Covid, a new rapid test will tell us how immune we are to the virus

Covid, a new rapid test will tell us how immune we are to the virus

Once the anti-Covid vaccine is done, how calm can you be at the thought of being protected from the virus? Basically how do we know to what extent we are immune, and for how long? To dispel these doubts is a new rapid swab capable of measuring the extent and duration of immunity to SARS-CoV-2, therefore capable of providing valuable information on the timing and methods of future vaccinations against Covid, particularly in individuals. vulnerable.

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The new blood test was made by researchers at Mount Sinai Medical University of New York. A test that will allow, the researchers promise, large-scale monitoring of population immunity and the efficacy of current vaccines to help design revaccination strategies for vulnerable immunosuppressed individuals.

I study

The study was published in Nature Biotechnology. The test takes less than 24 hours to perform and can be used by a wide range of the population. It works by measuring the activation of T cells, which are part of our adaptive immune response to SARS-CoV-2 infection or vaccination and help protect against severe outcomes or death.

“We know that vulnerable populations don’t always activate an antibody response, so measuring T cell activation is critical to assessing the full extent of a person’s immunity,” said one of the study’s senior authors. Ernesto Guccioneprofessor of Oncological Sciences and Pharmacological Sciences, at The Tisch Cancer Institute of Mount Sinai.

Objective: to measure T cells

Furthermore, the emergence of SARS-CoV-2 variants such as Omicron, which elude most of the neutralizing ability of antibodies, indicates the need for tests capable of measuring T cells, which are more effective against emerging variants of concern. Because long-term protection from viral infection is mediated by both antibodies and the T cell response. And many recent studies underscore the importance of determining T cell function in individuals who have recovered or been vaccinated against Covid for the purpose of a better strategy in vaccination campaigns.

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The method

However, prior to this study, measurement of T cell responses was rarely performed due to the technical challenges that come with it. In conducting this study, Duke-NUS Medical School’s Mount Sinai researchers and partners optimized qPCR-based tests that had the potential to be scalable, sensitive and globally accurate tests.

The researchers narrowed their attention to the two tests that offered the greatest scalability. One, the qTACT test, was accurate and sensitive but had a relatively longer processing time of 24 hours for 200 blood samples, a moderate price, and an average level of technical skill.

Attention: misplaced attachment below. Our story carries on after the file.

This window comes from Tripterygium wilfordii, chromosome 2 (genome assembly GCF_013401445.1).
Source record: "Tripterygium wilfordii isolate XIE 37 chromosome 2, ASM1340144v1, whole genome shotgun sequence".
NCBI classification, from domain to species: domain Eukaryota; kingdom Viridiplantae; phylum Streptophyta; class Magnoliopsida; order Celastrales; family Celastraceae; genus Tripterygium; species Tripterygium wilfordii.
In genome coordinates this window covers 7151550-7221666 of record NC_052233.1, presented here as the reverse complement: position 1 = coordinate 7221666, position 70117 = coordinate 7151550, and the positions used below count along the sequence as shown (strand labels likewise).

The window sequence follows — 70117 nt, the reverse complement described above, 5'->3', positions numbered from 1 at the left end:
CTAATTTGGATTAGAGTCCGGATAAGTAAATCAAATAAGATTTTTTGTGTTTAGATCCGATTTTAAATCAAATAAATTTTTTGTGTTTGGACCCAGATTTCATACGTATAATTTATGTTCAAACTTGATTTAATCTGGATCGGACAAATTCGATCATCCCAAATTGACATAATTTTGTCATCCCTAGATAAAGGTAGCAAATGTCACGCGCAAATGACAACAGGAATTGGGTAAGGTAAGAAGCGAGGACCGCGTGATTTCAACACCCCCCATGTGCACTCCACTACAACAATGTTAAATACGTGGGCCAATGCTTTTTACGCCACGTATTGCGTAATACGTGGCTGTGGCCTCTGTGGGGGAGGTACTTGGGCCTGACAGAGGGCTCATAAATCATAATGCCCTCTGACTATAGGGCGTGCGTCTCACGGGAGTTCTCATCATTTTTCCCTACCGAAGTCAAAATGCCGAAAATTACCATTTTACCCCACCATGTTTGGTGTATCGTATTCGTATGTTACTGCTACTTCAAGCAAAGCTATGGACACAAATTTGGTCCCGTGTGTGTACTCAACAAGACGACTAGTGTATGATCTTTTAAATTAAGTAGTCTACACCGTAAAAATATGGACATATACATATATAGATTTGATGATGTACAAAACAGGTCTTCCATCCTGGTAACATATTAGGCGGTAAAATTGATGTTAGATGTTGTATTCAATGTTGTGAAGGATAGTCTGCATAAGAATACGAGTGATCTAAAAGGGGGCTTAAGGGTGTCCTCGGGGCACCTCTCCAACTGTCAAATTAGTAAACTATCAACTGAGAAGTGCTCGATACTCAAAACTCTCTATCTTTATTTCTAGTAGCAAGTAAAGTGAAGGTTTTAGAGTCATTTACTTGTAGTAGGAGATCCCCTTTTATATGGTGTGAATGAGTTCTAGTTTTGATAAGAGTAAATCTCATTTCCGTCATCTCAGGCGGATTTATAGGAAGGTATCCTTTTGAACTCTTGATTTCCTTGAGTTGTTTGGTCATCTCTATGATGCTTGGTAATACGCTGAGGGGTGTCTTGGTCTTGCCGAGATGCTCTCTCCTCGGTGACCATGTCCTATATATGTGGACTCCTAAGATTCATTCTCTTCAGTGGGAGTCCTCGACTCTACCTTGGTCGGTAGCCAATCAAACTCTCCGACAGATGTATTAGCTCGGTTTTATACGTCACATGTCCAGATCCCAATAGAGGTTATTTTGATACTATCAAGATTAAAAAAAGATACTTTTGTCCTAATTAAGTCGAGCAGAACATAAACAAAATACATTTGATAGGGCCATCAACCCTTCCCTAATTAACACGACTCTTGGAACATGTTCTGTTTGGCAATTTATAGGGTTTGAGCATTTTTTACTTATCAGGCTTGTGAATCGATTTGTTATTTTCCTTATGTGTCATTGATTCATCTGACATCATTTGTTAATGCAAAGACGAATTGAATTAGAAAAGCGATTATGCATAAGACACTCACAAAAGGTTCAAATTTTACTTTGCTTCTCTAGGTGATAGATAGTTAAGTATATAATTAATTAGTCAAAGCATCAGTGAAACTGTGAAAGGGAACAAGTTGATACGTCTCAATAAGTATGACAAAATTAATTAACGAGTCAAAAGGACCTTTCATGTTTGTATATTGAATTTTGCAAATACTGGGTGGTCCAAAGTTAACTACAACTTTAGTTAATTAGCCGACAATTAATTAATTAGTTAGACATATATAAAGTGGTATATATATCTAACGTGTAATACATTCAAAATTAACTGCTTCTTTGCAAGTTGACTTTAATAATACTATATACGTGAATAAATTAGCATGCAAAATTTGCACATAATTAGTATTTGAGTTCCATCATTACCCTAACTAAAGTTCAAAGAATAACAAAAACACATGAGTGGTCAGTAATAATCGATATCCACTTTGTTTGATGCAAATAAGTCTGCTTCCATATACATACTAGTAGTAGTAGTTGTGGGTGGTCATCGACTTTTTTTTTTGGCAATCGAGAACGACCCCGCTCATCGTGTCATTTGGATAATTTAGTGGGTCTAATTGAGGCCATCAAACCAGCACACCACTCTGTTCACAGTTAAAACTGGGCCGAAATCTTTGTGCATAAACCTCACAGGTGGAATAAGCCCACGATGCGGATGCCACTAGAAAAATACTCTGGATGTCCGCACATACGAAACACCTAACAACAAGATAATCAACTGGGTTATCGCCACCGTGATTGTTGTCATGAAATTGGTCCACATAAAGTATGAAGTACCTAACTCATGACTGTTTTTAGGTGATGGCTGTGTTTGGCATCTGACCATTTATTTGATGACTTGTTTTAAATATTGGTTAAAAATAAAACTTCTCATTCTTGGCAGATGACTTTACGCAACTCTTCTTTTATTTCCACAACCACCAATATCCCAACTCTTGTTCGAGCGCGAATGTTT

The other, the dqTACT test, was accurate and had reduced processing time and cost, and required minimal laboratory experience, making it easy to implement. The dqTACT test has recently obtained the European CE-IVD (in vitro diagnostics) certification, while clinical validation by the Food and Drug Administration and the European Medicines Agency is underway.

Protection goes down

That the protection guaranteed by the Covid vaccine decreases over time was already shown towards the end of 2021 by an Israeli study. Protection that was seen to decrease after about 6 – 4 months from vaccination and which continued to progressively reduce until it exposed the risk of incurring infection.

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The study conducted by several Israeli institutions, including the Ministry of Health, was published in the New England Journal of Medicine. It analyzed the infections that had occurred during the summer peak of 2021, sifting through data from 5 million people fully vaccinated with two doses before the summer. Between 11 and 31 July in this population there were 13,426 cases of Covid, 403 of which were severe. “The SARS-CoV-2 infection rate – the authors of the research clarified – showed a clear increase as a function of the time elapsed since vaccination”.

According to experts, the summer resurgence of Covid was caused, not by the ineffectiveness of the vaccine against the then Delta variant, but by a progressive decline in acquired protection: “If there were not a drop in immunity – they explained – there would be no there would be differences in the rates of infection between people vaccinated at different times “.

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